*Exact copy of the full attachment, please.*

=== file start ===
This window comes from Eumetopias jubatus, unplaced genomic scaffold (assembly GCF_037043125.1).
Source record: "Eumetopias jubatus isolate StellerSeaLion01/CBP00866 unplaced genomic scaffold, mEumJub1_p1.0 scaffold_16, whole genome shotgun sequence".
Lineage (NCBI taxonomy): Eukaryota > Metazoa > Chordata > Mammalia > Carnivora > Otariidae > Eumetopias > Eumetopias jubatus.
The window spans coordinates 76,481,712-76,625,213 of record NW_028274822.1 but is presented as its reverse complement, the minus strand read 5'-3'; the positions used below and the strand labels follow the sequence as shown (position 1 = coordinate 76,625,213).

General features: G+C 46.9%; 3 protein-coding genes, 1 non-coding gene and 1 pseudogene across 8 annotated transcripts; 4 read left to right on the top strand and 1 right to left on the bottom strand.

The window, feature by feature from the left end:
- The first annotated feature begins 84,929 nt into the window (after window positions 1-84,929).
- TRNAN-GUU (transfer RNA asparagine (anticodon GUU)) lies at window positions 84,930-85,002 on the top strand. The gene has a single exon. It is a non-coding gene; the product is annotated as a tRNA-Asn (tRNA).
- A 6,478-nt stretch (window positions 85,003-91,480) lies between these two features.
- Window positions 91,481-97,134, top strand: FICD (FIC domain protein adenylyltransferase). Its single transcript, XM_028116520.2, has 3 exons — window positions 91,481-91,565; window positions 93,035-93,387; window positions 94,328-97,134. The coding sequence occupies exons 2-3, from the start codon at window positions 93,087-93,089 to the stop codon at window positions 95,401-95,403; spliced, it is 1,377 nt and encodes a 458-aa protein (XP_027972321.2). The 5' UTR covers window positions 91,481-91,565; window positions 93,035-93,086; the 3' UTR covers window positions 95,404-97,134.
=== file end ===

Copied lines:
This window comes from Eumetopias jubatus, unplaced genomic scaffold (assembly GCF_037043125.1).
Source record: "Eumetopias jubatus isolate StellerSeaLion01/CBP00866 unplaced genomic scaffold, mEumJub1_p1.0 scaffold_16, whole genome shotgun sequence".
Lineage (NCBI taxonomy): Eukaryota > Metazoa > Chordata > Mammalia > Carnivora > Otariidae > Eumetopias > Eumetopias jubatus.
The window spans coordinates 76,481,712-76,625,213 of record NW_028274822.1 but is presented as its reverse complement, the minus strand read 5'-3'; the positions used below and the strand labels follow the sequence as shown (position 1 = coordinate 76,625,213).

General features: G+C 46.9%; 3 protein-coding genes, 1 non-coding gene and 1 pseudogene across 8 annotated transcripts; 4 read left to right on the top strand and 1 right to left on the bottom strand.

The window, feature by feature from the left end:
- The first annotated feature begins 84,929 nt into the window (after window positions 1-84,929).
- TRNAN-GUU (transfer RNA asparagine (anticodon GUU)) lies at window positions 84,930-85,002 on the top strand. The gene has a single exon. It is a non-coding gene; the product is annotated as a tRNA-Asn (tRNA).
- A 6,478-nt stretch (window positions 85,003-91,480) lies between these two features.
- Window positions 91,481-97,134, top strand: FICD (FIC domain protein adenylyltransferase). Its single transcript, XM_028116520.2, has 3 exons — window positions 91,481-91,565; window positions 93,035-93,387; window positions 94,328-97,134. The coding sequence occupies exons 2-3, from the start codon at window positions 93,087-93,089 to the stop codon at window positions 95,401-95,403; spliced, it is 1,377 nt and encodes a 458-aa protein (XP_027972321.2). The 5' UTR covers window positions 91,481-91,565; window positions 93,035-93,086; the 3' UTR covers window positions 95,404-97,134.